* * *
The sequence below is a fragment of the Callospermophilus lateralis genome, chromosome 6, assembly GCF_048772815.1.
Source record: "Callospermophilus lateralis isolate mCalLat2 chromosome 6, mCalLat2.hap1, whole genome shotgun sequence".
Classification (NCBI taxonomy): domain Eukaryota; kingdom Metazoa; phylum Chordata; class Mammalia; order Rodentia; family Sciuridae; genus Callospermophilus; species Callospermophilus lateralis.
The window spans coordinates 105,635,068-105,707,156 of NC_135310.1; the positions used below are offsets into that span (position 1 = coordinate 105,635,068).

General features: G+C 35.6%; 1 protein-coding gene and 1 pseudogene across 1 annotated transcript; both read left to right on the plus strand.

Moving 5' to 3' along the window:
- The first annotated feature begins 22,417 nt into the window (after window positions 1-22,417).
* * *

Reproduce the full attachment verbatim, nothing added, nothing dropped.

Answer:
The sequence below is a fragment of the Callospermophilus lateralis genome, chromosome 6, assembly GCF_048772815.1.
Source record: "Callospermophilus lateralis isolate mCalLat2 chromosome 6, mCalLat2.hap1, whole genome shotgun sequence".
Classification (NCBI taxonomy): domain Eukaryota; kingdom Metazoa; phylum Chordata; class Mammalia; order Rodentia; family Sciuridae; genus Callospermophilus; species Callospermophilus lateralis.
The window spans coordinates 105,635,068-105,707,156 of NC_135310.1; the positions used below are offsets into that span (position 1 = coordinate 105,635,068).

General features: G+C 35.6%; 1 protein-coding gene and 1 pseudogene across 1 annotated transcript; both read left to right on the plus strand.

Moving 5' to 3' along the window:
- The first annotated feature begins 22,417 nt into the window (after window positions 1-22,417).